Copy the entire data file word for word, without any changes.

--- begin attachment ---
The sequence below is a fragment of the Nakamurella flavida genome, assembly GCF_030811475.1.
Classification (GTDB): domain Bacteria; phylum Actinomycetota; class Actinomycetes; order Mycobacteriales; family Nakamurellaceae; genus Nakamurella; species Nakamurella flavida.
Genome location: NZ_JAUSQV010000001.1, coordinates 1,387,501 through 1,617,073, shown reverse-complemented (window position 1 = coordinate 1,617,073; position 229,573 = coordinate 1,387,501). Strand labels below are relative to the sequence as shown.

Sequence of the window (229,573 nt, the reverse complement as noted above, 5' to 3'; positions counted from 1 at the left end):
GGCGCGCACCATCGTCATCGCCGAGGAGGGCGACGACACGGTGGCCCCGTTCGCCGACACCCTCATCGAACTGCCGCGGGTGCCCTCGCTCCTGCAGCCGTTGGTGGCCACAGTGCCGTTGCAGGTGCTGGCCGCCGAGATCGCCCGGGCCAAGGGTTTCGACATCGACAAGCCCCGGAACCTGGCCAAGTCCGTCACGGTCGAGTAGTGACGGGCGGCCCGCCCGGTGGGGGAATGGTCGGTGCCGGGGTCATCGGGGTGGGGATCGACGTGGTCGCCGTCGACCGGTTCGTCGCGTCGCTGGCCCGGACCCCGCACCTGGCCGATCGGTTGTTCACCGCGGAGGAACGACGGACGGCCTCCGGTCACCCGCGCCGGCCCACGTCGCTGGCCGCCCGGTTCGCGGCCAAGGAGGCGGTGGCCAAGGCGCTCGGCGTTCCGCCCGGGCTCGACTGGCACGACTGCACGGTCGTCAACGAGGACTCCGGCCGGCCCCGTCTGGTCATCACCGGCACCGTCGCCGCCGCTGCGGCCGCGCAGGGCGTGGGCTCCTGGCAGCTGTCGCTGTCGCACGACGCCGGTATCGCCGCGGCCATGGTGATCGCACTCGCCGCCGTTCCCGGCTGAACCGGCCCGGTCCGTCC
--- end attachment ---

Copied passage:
The sequence below is a fragment of the Nakamurella flavida genome, assembly GCF_030811475.1.
Classification (GTDB): domain Bacteria; phylum Actinomycetota; class Actinomycetes; order Mycobacteriales; family Nakamurellaceae; genus Nakamurella; species Nakamurella flavida.
Genome location: NZ_JAUSQV010000001.1, coordinates 1,387,501 through 1,617,073, shown reverse-complemented (window position 1 = coordinate 1,617,073; position 229,573 = coordinate 1,387,501). Strand labels below are relative to the sequence as shown.

Sequence of the window (229,573 nt, the reverse complement as noted above, 5' to 3'; positions counted from 1 at the left end):
GGCGCGCACCATCGTCATCGCCGAGGAGGGCGACGACACGGTGGCCCCGTTCGCCGACACCCTCATCGAACTGCCGCGGGTGCCCTCGCTCCTGCAGCCGTTGGTGGCCACAGTGCCGTTGCAGGTGCTGGCCGCCGAGATCGCCCGGGCCAAGGGTTTCGACATCGACAAGCCCCGGAACCTGGCCAAGTCCGTCACGGTCGAGTAGTGACGGGCGGCCCGCCCGGTGGGGGAATGGTCGGTGCCGGGGTCATCGGGGTGGGGATCGACGTGGTCGCCGTCGACCGGTTCGTCGCGTCGCTGGCCCGGACCCCGCACCTGGCCGATCGGTTGTTCACCGCGGAGGAACGACGGACGGCCTCCGGTCACCCGCGCCGGCCCACGTCGCTGGCCGCCCGGTTCGCGGCCAAGGAGGCGGTGGCCAAGGCGCTCGGCGTTCCGCCCGGGCTCGACTGGCACGACTGCACGGTCGTCAACGAGGACTCCGGCCGGCCCCGTCTGGTCATCACCGGCACCGTCGCCGCCGCTGCGGCCGCGCAGGGCGTGGGCTCCTGGCAGCTGTCGCTGTCGCACGACGCCGGTATCGCCGCGGCCATGGTGATCGCACTCGCCGCCGTTCCCGGCTGAACCGGCCCGGTCCGTCC